At right: Master midwife Esperanza Ordoñez teams with Xela AID as a health care provider, presenter and midwifery mentor.
In rural Guatemala, it is estimated that at least 70% of all children are still delivered by midwives. Midwives, too, play an important role in public health in their use of traditional medicines, as first responders, and as conduit between the community and non-traditional health care providers (Western medicine).
Xela AID’s collaboration with midwives began at its inception, when an organized group of midwives helped arrange its earliest medical clinics beginning in 1993.
Today, Xela AID supports the work of midwives through:
• Training, on subjects including: best practices in birthing; risks, remedies and limits (i.e. when to seek professional medical attention; pre-natal and post-natal procedures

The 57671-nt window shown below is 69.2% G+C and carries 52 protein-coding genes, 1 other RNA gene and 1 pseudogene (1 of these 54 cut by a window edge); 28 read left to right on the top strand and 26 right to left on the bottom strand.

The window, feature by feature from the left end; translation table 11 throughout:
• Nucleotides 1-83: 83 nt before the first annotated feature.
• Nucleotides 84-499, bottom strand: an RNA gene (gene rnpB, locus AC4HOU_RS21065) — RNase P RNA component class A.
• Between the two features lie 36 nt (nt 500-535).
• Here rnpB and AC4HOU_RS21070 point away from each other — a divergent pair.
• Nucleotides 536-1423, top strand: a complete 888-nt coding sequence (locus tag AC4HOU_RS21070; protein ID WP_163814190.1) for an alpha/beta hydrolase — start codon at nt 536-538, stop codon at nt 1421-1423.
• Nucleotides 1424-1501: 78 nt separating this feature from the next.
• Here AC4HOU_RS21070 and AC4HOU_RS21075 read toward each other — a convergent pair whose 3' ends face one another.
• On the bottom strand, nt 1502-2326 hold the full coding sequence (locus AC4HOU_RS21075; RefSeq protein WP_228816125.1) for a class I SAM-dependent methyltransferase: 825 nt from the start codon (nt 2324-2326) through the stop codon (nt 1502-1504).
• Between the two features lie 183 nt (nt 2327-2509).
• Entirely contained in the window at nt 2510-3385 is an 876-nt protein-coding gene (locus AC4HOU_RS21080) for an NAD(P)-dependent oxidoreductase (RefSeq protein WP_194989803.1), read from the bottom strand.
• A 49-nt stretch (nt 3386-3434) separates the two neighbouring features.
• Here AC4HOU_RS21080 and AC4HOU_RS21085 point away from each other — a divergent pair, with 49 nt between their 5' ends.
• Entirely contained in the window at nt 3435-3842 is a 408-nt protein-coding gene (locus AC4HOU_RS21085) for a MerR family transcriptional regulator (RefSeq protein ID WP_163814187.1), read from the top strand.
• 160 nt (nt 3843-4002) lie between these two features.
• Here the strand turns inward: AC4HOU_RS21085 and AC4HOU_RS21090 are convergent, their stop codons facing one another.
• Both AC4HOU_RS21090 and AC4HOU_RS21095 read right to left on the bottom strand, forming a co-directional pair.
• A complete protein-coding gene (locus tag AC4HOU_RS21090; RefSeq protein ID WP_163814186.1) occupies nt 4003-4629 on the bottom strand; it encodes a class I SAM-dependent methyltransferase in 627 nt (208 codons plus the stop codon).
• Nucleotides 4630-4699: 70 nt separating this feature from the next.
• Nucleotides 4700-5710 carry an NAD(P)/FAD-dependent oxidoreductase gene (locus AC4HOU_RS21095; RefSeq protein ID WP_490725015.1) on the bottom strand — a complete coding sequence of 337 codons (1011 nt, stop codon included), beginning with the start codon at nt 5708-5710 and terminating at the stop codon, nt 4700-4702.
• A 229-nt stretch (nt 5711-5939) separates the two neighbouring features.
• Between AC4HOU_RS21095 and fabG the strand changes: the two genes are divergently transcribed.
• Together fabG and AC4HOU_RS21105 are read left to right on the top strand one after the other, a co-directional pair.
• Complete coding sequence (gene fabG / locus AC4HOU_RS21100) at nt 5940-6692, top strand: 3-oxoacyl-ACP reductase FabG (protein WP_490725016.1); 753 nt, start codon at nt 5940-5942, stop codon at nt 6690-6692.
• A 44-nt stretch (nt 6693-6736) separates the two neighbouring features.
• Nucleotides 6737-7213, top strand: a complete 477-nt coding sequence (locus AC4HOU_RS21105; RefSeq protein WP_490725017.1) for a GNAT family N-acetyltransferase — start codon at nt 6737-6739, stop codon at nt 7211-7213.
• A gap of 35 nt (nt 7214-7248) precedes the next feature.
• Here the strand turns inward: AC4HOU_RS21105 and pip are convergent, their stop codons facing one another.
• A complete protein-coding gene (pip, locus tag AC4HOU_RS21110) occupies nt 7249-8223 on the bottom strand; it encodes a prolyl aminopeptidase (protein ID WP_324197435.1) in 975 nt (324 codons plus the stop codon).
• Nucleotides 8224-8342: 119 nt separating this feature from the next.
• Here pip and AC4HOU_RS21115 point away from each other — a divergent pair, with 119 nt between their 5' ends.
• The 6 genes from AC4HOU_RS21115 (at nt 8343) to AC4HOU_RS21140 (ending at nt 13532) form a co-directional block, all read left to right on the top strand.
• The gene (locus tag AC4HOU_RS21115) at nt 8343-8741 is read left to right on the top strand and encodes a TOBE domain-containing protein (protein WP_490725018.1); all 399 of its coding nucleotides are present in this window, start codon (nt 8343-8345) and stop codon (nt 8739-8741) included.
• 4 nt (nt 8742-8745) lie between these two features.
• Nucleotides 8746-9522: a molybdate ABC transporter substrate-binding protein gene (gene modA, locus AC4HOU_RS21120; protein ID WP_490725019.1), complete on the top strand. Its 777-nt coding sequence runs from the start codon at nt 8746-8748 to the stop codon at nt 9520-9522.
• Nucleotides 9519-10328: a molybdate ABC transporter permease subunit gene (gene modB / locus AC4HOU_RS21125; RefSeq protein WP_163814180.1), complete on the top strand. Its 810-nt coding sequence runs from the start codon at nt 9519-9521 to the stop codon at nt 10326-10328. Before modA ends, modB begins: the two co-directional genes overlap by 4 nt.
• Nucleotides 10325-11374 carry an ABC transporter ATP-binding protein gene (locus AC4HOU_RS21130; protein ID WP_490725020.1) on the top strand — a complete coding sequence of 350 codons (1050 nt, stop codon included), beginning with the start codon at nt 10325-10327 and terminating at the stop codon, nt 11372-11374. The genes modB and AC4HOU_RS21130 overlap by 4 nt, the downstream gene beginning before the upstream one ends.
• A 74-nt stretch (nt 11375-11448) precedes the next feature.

• Supplies, including gloves, surgical clamps, cotton, towels, and blankets and clothing for newborns
• Pre-natal support through daily access to general medicine and weekly access to exams using an ultrasound
• Doctor’s care in the case of pre-natal complications, including medicines when necessary
Through its June Russel-Glennon Clinic, Xela AID also provides post-natal care for mother and child.
Xela AID currently collaborates with ACAM, Associación de Comadronas del Area Mám — a group of approximately 50 active midwives — and other independent midwives. In the future, Xela AID aims to expand to offer training and support to a broader group, and potentially, to assist in the formation of a national midwives association to provide a forum for the exchange of knowledge and information, and to create a voice for this important but currently undervalued and under-recognized group.